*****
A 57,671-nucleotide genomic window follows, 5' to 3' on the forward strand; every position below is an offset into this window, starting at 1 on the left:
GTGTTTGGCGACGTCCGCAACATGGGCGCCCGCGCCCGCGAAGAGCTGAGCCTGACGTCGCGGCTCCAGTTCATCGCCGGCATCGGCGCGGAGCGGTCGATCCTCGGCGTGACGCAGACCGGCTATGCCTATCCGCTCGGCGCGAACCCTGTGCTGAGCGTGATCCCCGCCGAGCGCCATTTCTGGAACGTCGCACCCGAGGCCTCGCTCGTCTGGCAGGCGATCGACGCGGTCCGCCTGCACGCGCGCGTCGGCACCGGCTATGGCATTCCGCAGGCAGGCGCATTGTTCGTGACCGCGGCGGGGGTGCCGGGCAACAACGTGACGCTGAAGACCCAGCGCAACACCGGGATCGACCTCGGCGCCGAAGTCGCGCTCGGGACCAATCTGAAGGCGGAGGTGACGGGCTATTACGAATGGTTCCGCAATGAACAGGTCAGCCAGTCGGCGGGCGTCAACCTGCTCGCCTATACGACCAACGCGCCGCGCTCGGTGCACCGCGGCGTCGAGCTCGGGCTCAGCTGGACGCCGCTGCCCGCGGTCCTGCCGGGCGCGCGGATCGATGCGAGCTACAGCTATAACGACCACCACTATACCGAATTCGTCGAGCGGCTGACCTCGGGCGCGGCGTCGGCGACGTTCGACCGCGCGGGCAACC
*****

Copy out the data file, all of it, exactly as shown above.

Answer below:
A 57,671-nucleotide genomic window follows, 5' to 3' on the forward strand; every position below is an offset into this window, starting at 1 on the left:
GTGTTTGGCGACGTCCGCAACATGGGCGCCCGCGCCCGCGAAGAGCTGAGCCTGACGTCGCGGCTCCAGTTCATCGCCGGCATCGGCGCGGAGCGGTCGATCCTCGGCGTGACGCAGACCGGCTATGCCTATCCGCTCGGCGCGAACCCTGTGCTGAGCGTGATCCCCGCCGAGCGCCATTTCTGGAACGTCGCACCCGAGGCCTCGCTCGTCTGGCAGGCGATCGACGCGGTCCGCCTGCACGCGCGCGTCGGCACCGGCTATGGCATTCCGCAGGCAGGCGCATTGTTCGTGACCGCGGCGGGGGTGCCGGGCAACAACGTGACGCTGAAGACCCAGCGCAACACCGGGATCGACCTCGGCGCCGAAGTCGCGCTCGGGACCAATCTGAAGGCGGAGGTGACGGGCTATTACGAATGGTTCCGCAATGAACAGGTCAGCCAGTCGGCGGGCGTCAACCTGCTCGCCTATACGACCAACGCGCCGCGCTCGGTGCACCGCGGCGTCGAGCTCGGGCTCAGCTGGACGCCGCTGCCCGCGGTCCTGCCGGGCGCGCGGATCGATGCGAGCTACAGCTATAACGACCACCACTATACCGAATTCGTCGAGCGGCTGACCTCGGGCGCGGCGTCGGCGACGTTCGACCGCGCGGGCAACC